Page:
War of the Deficit Ring
House Speaker John Boehner’s debt-ceiling deal rolled out of the garage yesterday with most of the dents banged out, and a shiny new coat of red-ink paint. The Congressional Budget Office certified it as keeping Boehner’s original promise to cut spending more than it raises the debt ceiling. Specifically, the plan lets Washington run up $900 billion in new debt immediately, cuts $22 billion in spending immediately, and strongly recommends that future Congresses cut another $895 billion in spending over the next 10 years.
Do you remember when Boehner was talking about $1.2 trillion in ten-year spending cuts? Well, forget about it. It’s $917 billion now. If you really think future Congresses will fork over the $895 billion in cuts that Boehner signed them up for, then you’re pretty good at forgetting things, because you’ve already forgotten everything that happened in Washington over the past thirty years.
As for the $22 billion in immediate cuts, that’s equivalent to the amount Obama adds to the national debt in five days. The government will only spend money it doesn’t have on 360 days out of the next year.
The Wall Street Journal is very insistent that Tea Party conservatives forget why they sent all those Republicans to Congress in 2010, and get in line behind the Boehner plan. To this end, they published a cranky editorial yesterday, in which they tried to mix a little pop-culture humor into their withering critique of the Tea Party, just to show they’re in touch with today’s youth:
But what none of these critics have is an alternative strategy for achieving anything nearly as fiscally or politically beneficial as Mr. Boehner’s plan. The idea seems to be that if the House GOP refuses to raise the debt ceiling, a default crisis or gradual government shutdown will ensue, and the public will turn en masse against . . . Barack Obama. The Republican House that failed to raise the debt ceiling would somehow escape all blame. Then Democrats would have no choice but to pass a balanced-budget amendment and reform entitlements, and the tea-party Hobbits could return to Middle Earth having defeated Mordor.
Mordor is part of Middle Earth; the hobbits returned to the Shire after defeating the Dark Lord Sauron. But never mind those nitpicky little details. The Wall Street Journal editors aren’t squares. They’re down with you crazy hep cats and your groovy dungeons and dragons. Twenty-three skidoo!
The equally youthful and culture-savvy John McCain thought so much of this editorial that he read it out loud, from the floor of the Senate.
This prompted a swift response from Tea Party hobbit Rosie Cotton… er, excuse me, Sharron Angle, who pointed out that the hobbits won their desperate struggle against the bloated orc bureaucracy and Sauron’s deficit-fueled manufacture of soul-destroying rings. She also recalled something that McCain appears to have forgotten: he campaigned for her.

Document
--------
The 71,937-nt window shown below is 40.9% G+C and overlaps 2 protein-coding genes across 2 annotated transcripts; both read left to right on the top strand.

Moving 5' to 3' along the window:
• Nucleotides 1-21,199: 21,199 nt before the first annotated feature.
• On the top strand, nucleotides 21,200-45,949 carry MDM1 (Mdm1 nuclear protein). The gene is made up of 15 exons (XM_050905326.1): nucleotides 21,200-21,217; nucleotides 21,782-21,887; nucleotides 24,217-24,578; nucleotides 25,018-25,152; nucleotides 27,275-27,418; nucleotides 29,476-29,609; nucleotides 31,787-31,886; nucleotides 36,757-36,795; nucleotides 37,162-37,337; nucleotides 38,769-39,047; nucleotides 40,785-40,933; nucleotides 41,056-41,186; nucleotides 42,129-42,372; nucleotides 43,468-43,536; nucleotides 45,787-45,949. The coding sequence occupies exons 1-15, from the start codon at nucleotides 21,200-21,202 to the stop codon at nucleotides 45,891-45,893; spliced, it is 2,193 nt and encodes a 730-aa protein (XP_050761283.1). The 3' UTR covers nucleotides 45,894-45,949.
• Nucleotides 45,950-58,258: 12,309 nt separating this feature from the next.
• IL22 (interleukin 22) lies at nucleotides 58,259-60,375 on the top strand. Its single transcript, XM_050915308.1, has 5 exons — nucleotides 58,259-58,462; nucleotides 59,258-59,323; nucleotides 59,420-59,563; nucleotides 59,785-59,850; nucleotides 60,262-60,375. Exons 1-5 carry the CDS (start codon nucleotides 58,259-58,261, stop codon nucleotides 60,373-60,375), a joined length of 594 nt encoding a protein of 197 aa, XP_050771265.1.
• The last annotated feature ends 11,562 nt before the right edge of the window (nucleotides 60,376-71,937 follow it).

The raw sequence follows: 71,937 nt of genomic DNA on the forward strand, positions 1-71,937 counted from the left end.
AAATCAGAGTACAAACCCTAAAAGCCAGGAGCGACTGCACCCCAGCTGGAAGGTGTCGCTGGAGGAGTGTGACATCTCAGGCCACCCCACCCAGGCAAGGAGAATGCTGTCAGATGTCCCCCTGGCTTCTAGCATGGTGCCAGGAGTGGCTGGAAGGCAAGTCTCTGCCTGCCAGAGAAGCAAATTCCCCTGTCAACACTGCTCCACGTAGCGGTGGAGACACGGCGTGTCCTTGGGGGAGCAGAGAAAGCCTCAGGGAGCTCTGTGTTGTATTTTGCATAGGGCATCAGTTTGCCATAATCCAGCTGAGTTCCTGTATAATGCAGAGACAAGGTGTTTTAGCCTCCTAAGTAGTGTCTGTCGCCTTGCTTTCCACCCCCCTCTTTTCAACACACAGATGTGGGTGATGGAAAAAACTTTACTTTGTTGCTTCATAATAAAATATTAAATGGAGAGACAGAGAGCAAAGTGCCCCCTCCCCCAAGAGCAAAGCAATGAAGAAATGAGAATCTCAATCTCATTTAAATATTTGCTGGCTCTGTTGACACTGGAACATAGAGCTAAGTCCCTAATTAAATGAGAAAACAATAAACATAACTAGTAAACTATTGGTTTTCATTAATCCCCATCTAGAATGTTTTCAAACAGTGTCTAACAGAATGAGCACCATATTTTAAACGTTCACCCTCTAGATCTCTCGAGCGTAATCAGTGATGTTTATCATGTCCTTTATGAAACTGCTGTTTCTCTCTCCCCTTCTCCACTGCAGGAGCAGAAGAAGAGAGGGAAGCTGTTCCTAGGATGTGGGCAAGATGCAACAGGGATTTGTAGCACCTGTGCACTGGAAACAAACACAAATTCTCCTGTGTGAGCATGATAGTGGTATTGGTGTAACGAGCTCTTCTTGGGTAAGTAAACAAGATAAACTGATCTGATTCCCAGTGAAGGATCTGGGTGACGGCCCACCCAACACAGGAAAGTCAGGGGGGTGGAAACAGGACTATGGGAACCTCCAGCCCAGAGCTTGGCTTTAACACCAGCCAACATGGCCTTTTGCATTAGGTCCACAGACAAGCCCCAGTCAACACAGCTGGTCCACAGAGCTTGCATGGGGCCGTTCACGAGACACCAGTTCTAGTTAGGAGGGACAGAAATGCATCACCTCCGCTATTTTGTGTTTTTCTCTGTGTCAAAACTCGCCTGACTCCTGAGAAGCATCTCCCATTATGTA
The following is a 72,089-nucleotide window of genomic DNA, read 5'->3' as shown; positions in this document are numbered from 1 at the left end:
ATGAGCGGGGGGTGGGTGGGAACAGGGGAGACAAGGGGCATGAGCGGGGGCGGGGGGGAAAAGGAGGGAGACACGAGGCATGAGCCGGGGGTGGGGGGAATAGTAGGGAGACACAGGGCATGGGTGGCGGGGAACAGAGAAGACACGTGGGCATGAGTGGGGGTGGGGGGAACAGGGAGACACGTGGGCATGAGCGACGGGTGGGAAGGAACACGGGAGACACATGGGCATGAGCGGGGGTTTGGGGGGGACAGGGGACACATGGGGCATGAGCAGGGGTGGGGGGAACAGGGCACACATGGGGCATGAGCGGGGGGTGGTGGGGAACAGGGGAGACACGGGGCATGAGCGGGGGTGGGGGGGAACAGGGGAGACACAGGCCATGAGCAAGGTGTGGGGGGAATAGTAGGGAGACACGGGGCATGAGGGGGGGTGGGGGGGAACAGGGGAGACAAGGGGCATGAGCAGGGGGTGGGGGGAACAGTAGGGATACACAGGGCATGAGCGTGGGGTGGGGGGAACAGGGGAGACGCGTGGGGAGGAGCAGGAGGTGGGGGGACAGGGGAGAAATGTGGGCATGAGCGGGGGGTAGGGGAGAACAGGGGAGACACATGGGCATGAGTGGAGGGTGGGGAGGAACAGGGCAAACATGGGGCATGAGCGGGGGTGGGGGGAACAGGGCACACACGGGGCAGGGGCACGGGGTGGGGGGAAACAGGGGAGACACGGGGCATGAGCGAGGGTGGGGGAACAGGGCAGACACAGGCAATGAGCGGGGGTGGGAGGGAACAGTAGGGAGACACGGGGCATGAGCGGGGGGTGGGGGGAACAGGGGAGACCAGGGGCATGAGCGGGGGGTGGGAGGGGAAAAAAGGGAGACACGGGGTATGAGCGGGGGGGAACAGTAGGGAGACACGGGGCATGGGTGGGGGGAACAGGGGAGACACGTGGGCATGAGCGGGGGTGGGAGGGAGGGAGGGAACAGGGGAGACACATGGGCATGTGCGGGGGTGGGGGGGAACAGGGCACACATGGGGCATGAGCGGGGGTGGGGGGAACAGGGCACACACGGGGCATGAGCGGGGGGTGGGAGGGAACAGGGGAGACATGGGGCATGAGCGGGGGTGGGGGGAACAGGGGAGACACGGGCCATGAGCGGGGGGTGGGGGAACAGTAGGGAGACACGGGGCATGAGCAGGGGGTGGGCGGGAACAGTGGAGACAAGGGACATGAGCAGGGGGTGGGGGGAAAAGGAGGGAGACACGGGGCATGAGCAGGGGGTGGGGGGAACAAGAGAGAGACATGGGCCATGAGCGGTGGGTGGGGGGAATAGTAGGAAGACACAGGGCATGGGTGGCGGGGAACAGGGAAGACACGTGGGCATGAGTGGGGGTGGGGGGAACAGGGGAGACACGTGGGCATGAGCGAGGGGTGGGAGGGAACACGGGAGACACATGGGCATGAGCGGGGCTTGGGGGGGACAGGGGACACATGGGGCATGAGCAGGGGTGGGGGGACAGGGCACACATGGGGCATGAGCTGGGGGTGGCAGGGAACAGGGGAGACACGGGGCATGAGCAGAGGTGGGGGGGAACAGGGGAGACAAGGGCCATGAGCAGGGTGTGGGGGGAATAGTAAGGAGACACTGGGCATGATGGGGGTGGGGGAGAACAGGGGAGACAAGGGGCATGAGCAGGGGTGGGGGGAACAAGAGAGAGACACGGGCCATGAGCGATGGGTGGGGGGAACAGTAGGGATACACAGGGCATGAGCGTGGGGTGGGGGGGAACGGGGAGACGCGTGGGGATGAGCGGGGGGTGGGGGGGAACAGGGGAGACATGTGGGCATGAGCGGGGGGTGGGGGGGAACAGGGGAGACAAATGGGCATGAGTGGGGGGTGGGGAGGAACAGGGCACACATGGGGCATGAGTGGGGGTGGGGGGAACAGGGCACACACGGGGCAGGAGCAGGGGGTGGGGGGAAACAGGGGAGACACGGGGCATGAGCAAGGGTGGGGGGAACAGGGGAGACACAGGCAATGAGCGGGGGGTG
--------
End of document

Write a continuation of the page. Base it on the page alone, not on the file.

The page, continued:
One man in Washington, who chose Sarah Palin to be his VP running-mate and came to Nevada to campaignfor me last year in the Senate race against Harry Reid, is now promoting attacks against TEA Party activists, ordinary American citizens, and fiscally conservative members of congress – all of whom are adamantly opposed to continuing the deficit-spending strategies proposed by some congressional members and the President.
Ironically, this man campaigned for TEA Party support in his last re-election, but now throws Christine O’Donnell and I into the harbor with Sarah Palin. As in the fable, it is the hobbits who are the heroes and save the land. This Lord of the TARP actually ought to read to the end of the story and join forces with the TEA Party, not criticize it.
It is regrettable that a man seeking dialogue, action and cooperation for votes on the floor of the United States Senate has only one strategy to achieve that effort: name-calling. Nice.
Angle didn’t like the substance of McCain’s argument any more than its Tolkien trappings:
While Senator McCain advocates raising the debt ceiling as a solution, world markets and credit rating industries propose to down-grade our credit worthiness, impacting the value of the U.S. dollar and the state of our economy because of our world-famous spending problem.
Senator McCain can continue on with his borrowed soliloquies, just as he can continue to vote to raise our nation’s debt ceiling – all in an effort to spend money that we don’t have, to fund programs and policies that don’t work, with a currency that continues to lose its value.
Meanwhile, we look forward to meeting members of Congress and the President at the polls in 2012… when ‘We the People’ choose the names we call to serve us in Washington – and we will keep in mind those who supported increasing our nation’s mountain of debt, what could be called their very own Mount Doom.
Thanks for putting Harry Reid back in the Senate instead of this lady, Nevada voters! America is still paying for it. Boy, are we ever paying for it.
Speaking of Harry Reid, he’s planted on the bridge of Khazad-dum, gripping a staff that cost taxpayers a trillion dollars, and shrieking “We… shall… not… pass… this… bill!” at John Boehner. He vows that the plan McCain and the Journal editors felt free to push by insulting the most crucial voters of the 2012 election will die in the Senate. If the Democrats are convinced they can win a political victory by gambling with America’s future, why don’t we keep sending them legislation that actually would address the deficit in a serious way? That’s what Aragorn would do.